Enoch Williams, Brooklyn Political Leader, Remembered

April 27, 2012 Brooklyn Eagle Staff
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By Raanan Geberer

Brooklyn Daily Eagle

BROOKLYN — Brooklyn Democrats Friday remembered Enoch Williams, a former Council member who represented Bedford-Stuyvesant and Brownsville between 1978 and 1997.

News for those who live, work and play in Brooklyn and beyond

Williams, 84, died at his home in Florida on Tuesday, April 24.

Rep. Ed Towns (D-East/Central Brooklyn) praised Williams for having made “a significant contribution to New York City residents by passing a bill that required the New York Department of Health to take possession of medical records when a hospital is closed. Until then, records could be discarded as refuse and some records were not properly handled and wound up on the street. In fact, that happened to my records and I worked with him on getting a bill passed.”

“He was a great soldier [in the National Guard], a leader and a councilman,” said Steven Cohn, a Kings County Democratic leader and partner in the Court Street law firm of Goldberg and Cohn. “He was a fun guy, an interesting guy and a hard-working councilman.”

Williams, a graduate of LIU-Brooklyn, served for 30 years in the New York National Guard and was commander of the Guard between 1990 and 1995. He held a number of civic and community leadership positions, including director of the Housing Development Corporation of the Council of Churches.

Rep. Major Owens, who served from 1982 to 2007 in a district that stretched through East and Central Brooklyn to Park Slope, recalled that former Brooklyn Democratic boss Meade Esposito recruited Williams to run against him.

“They [the regular Democratic organization] were unhappy that I had won in the first place, when I beat Vander Beatty in the primary. So Enoch did Meade Esposito’s bidding. Enoch was involved in business, in housing, and he used his political connections for his own benefit.” Still, said Owens, “He was a pretty decent guy, personally.”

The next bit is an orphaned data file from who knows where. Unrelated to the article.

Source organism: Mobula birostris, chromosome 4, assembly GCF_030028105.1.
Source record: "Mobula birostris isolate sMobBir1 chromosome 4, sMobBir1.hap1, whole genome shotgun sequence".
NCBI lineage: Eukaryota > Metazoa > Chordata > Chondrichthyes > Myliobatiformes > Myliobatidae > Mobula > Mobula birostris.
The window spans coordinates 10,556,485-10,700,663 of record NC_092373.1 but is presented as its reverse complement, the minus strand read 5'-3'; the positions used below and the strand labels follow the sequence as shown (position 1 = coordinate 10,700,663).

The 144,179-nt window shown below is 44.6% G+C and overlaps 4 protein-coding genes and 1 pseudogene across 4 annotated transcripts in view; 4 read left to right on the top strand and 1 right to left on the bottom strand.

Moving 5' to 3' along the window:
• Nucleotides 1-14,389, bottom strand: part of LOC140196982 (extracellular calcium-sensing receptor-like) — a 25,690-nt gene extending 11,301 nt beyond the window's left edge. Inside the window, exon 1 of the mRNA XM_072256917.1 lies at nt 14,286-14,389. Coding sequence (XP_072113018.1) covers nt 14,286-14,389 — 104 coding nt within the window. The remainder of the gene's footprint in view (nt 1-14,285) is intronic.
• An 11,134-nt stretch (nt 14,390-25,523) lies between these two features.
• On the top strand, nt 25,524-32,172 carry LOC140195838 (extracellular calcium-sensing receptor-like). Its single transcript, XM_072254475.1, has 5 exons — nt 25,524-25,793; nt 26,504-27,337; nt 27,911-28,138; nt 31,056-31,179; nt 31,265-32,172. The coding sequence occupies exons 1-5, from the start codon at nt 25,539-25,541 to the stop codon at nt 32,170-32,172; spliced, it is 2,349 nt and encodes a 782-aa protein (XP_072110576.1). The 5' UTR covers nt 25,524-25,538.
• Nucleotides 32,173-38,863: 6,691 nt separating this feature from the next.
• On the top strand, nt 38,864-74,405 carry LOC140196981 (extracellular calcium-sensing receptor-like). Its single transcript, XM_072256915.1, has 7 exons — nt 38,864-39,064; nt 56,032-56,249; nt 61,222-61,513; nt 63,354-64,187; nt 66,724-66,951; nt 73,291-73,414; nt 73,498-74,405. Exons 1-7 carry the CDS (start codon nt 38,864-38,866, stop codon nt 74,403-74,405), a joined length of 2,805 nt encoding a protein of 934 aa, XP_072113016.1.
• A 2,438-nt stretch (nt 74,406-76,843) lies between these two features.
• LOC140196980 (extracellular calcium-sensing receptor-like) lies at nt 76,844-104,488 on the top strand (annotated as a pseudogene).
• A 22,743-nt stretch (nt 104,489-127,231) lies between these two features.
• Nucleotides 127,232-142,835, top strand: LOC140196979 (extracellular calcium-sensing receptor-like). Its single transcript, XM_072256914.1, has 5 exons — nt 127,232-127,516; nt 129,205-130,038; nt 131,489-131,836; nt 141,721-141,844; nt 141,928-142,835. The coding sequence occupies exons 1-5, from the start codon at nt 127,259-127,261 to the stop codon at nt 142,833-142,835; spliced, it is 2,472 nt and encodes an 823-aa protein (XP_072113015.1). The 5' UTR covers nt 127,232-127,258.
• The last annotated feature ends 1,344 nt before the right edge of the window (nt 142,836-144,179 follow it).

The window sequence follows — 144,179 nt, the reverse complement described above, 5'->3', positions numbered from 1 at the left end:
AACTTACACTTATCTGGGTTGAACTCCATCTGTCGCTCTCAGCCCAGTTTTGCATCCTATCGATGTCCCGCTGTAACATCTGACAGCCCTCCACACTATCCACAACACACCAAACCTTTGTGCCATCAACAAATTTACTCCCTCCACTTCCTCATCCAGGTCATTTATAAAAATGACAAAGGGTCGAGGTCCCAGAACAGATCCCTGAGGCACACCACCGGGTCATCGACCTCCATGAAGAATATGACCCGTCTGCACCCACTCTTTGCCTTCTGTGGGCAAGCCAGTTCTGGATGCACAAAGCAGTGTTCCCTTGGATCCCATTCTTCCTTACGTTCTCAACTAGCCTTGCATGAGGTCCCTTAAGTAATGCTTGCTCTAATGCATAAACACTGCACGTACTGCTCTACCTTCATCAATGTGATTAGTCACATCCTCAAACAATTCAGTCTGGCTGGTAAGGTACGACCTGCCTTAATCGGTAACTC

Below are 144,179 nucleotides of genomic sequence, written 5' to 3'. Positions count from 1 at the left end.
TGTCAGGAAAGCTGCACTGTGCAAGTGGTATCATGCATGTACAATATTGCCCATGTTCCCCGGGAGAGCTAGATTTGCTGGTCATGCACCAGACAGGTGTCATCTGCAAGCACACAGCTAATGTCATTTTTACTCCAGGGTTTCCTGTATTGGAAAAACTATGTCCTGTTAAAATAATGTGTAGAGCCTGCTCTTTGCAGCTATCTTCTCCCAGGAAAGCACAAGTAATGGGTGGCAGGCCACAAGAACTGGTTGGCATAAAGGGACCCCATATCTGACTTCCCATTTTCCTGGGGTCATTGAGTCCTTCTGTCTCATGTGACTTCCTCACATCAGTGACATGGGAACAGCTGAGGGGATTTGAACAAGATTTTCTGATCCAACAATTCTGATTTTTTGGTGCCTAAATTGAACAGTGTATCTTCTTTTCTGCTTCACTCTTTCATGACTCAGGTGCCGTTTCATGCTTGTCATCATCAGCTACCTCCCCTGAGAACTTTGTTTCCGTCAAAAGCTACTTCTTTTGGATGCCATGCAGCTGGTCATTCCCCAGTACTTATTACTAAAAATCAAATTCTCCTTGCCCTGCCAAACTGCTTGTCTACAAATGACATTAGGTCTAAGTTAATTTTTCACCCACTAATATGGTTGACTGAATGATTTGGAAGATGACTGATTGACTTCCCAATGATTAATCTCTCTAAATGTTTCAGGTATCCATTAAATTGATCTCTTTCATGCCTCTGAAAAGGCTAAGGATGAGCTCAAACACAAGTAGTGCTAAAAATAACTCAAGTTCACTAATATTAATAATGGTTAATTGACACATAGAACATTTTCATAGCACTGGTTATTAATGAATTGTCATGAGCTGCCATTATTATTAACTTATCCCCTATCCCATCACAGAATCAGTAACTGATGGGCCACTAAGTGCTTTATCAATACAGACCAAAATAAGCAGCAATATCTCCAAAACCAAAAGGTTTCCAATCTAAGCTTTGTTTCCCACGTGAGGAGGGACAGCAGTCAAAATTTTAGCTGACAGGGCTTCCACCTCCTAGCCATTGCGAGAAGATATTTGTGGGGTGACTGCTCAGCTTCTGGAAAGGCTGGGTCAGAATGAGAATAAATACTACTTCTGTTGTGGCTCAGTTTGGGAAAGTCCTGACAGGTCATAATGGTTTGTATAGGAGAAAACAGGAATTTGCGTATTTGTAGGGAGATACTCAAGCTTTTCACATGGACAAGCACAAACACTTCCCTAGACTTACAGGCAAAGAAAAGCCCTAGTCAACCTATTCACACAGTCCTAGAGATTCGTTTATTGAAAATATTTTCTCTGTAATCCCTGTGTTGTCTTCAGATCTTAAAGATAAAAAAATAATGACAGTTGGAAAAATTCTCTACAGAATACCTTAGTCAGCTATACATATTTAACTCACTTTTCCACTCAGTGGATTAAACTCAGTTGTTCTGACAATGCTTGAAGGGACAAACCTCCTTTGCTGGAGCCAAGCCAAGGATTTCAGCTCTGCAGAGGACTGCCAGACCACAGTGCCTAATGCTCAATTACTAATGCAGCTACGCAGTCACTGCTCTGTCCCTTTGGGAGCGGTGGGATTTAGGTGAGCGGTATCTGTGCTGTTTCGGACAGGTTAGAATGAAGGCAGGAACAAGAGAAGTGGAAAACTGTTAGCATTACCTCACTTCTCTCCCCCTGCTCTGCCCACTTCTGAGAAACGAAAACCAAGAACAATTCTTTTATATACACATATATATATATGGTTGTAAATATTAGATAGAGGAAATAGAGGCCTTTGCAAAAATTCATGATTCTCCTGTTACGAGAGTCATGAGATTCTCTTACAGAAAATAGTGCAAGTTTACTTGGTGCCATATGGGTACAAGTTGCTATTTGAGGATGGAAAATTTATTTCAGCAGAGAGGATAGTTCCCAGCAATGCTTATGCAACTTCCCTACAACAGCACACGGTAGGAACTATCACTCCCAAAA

The congressman’s son, Chris Owens, a political activist and consultant, also ran against Williams in 1989, in his case unsuccessfully. “This was my first run for public office,” said Chris Owens. “Enoch was an old-school gentleman, he was part of the political establishment, he was well-liked. His death is part of the continuing end of an era.”

In 1994, Williams protested Mayor Rudolph Giuliani’s unsuccessful scheme to sell Coney Island Hospital and two Queens public hospitals — Elmhurst Hospital Center and Queens Hospital Center — to private management. At the time, Williams charged that the mayor was deliberately choosing to sell three of the more profitable city hospitals to more easily deal a blow to the remaining hospitals.

However, according to Jonathan Hicks, writing in The New York Times in 1997, Williams became unpopular during his last few years in the Council and was “harshly criticized in recent years by some for his continued support of budget agreements between the Council Speaker, Peter F. Vallone, and Mayor Rudolph W. Giuliani, that reduced spending on many services, from public hospitals to youth programs.” The Rev. Al Sharpton also criticized Williams, saying he wasn’t standing up enough for the black community.

Before Williams withdrew from the race that year, former Assemblyman Clarence Norman, who was then the Brooklyn Democratic county leader, said he planned to support Tracy Boyland, who was planning to challenge Williams in the Democratic primary.

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